[MARMAM] New paper: "Response of harbor porpoises to different types of acoustic harassment devices and subsequent piling during the construction of offshore wind farms"

Julika Voss j.voss at bioconsult-sh.de
Wed Mar 22 00:18:28 PDT 2023


Dear MARMAM community,

my co-authors Armin Rose, Vladislav Kosarev, Raul Vilela, Ilse van Opzeeland, Ansgar Diederichs and I are delighted to announce our latest paper in Frontiers in Marine Science: "Response of harbor porpoises to different types of acoustic harassment devices and subsequent piling during the construction of offshore wind farms"

Abstract: Before piling of offshore wind farm foundations, acoustic harassment devices (AHDs) are used to drive harbor porpoises out of the area where they could suffer injuries. Until 2017, a combination of pingers and seal scarer devices (usually SPL = 174-193 dB re 1 μPa (rms) @ 1m at 1 to 20 kHz depending on the device) was prescribed for mitigation purposes in Germany. However, seal scarers led to decreased porpoise detection rates in much larger distances than intended, when 750 m is usually rendered sufficient to avoid injuries. Therefore, devices specifically designed for mitigation purposes were developed and are prescribed since then. These acoustic porpoise deterrents (APDs; e.g. FaunaGuard Porpoise Module; SPL = 172 dB re 1 μPa (rms) @ 1m at 60 to 150 kHz) aim to keep the animals away from offshore construction sites but should not lead to large-scale disturbance as caused by a seal scarer. Although project-specific evaluations indicated that APDs are effective, a cross-project analysis and a comparison with data from previous piling procedures employing seal scarers were still pending. The present study aimed to fill this gap. Between March 2018 and April 2019, harbor porpoise detection rates were monitored acoustically in four offshore wind farm projects using CPODs before, during and after piling at different distances up to 10 km from piling. APD operation led to a significant decrease in detection rates in the vicinity of the device, indicating the displacement of the animals from a small-scale area. Depending on the wind farm, detection rates during APD operation decreased by 30 to 100% at 750 m distance compared to 6 hours before APD operation. Furthermore, reduced detection rates during APD operation were only observed up to about 2.5 km distance even when the APD was switched on for over 40 minutes. Given that the extent of disturbance to harbor porpoises is lower when using an acoustic porpoise deterrent compared to the seal scarer, we consider that preferential use of an acoustic porpoise deterrent is an improvement to mitigation strategies and an important step forward to a less harmful piling procedure.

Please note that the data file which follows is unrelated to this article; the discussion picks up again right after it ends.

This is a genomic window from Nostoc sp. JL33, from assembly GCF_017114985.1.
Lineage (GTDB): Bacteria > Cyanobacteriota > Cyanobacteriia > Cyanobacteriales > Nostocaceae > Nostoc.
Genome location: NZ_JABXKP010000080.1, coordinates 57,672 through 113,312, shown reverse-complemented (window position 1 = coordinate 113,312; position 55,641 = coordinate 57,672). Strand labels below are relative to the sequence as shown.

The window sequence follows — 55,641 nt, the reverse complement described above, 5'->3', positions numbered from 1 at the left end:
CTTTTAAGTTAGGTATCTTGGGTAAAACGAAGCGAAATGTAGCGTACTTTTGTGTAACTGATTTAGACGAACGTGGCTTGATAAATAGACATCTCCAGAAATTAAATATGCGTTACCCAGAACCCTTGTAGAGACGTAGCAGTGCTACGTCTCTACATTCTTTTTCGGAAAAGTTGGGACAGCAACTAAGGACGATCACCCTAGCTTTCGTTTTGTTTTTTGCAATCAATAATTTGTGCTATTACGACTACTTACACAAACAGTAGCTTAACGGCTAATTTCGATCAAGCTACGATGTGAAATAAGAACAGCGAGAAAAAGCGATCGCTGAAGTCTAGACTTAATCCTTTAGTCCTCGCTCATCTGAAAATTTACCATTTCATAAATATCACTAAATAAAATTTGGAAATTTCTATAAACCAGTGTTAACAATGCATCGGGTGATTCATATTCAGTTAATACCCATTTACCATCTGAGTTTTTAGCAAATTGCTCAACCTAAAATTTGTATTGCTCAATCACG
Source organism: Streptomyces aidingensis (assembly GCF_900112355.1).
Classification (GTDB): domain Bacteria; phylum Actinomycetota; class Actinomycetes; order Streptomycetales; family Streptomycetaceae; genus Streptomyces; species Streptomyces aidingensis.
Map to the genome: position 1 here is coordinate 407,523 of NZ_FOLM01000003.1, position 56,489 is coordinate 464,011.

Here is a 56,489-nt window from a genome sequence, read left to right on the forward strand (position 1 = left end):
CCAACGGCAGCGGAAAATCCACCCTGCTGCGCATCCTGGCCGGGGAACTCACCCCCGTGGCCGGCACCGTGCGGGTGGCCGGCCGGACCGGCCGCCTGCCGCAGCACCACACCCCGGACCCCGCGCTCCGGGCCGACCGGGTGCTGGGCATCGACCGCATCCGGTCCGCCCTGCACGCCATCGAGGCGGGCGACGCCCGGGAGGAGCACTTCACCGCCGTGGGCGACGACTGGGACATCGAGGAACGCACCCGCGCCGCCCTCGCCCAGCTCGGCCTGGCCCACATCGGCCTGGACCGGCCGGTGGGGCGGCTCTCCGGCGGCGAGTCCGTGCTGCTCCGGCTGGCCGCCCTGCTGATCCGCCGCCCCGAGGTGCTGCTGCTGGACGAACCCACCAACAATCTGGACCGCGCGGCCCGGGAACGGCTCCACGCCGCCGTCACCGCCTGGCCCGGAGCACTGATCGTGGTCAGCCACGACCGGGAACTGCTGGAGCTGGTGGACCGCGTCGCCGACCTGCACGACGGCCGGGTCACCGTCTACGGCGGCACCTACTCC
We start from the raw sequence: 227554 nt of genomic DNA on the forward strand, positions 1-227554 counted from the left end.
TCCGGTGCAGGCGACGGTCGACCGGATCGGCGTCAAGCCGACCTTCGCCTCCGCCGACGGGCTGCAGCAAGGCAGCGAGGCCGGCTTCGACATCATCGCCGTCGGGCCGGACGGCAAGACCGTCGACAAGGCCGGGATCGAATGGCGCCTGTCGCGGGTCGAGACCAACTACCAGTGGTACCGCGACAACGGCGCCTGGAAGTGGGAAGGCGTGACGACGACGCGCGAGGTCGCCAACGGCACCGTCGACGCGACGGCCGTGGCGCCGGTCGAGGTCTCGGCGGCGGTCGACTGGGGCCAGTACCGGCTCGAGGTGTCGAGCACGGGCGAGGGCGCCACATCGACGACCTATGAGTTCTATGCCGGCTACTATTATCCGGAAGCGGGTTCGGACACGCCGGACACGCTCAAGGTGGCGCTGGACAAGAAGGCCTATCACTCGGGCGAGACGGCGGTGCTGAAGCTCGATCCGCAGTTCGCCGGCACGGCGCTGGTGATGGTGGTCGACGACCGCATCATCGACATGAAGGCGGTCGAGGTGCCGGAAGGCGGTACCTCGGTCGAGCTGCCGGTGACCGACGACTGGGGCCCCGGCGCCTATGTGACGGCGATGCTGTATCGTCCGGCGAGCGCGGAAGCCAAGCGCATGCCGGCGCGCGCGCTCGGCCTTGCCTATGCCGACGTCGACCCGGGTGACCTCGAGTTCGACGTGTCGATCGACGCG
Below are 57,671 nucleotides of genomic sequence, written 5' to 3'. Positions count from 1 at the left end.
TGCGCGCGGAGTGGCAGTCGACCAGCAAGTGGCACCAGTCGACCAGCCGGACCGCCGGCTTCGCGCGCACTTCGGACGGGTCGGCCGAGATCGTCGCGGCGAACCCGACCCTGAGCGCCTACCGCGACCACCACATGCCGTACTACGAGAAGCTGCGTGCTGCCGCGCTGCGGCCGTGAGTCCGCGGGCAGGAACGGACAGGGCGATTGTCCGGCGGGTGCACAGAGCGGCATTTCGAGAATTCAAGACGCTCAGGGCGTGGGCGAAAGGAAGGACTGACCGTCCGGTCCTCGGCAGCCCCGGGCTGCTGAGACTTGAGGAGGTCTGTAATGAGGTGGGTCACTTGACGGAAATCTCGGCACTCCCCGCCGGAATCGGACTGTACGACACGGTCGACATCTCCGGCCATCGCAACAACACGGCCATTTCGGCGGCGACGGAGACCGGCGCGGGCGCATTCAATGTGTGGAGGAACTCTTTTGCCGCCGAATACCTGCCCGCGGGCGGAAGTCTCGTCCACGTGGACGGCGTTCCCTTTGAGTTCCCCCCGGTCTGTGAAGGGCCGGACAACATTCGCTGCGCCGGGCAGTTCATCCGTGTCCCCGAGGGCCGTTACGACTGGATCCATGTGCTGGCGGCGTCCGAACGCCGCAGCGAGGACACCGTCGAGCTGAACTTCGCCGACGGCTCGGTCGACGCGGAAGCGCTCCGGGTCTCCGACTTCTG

See the full OA paper for further information and please feel free to reach out if you have any questions!

https://www.frontiersin.org/articles/10.3389/fmars.2023.1128322/full?&utm_source=Email_to_authors_&utm_medium=Email&utm_content=T1_11.5e1_author&utm_campaign=Email_publication&field=&journalName=Frontiers_in_Marine_Science&id=1128322

Best wishes,
Julika



Julika Voß

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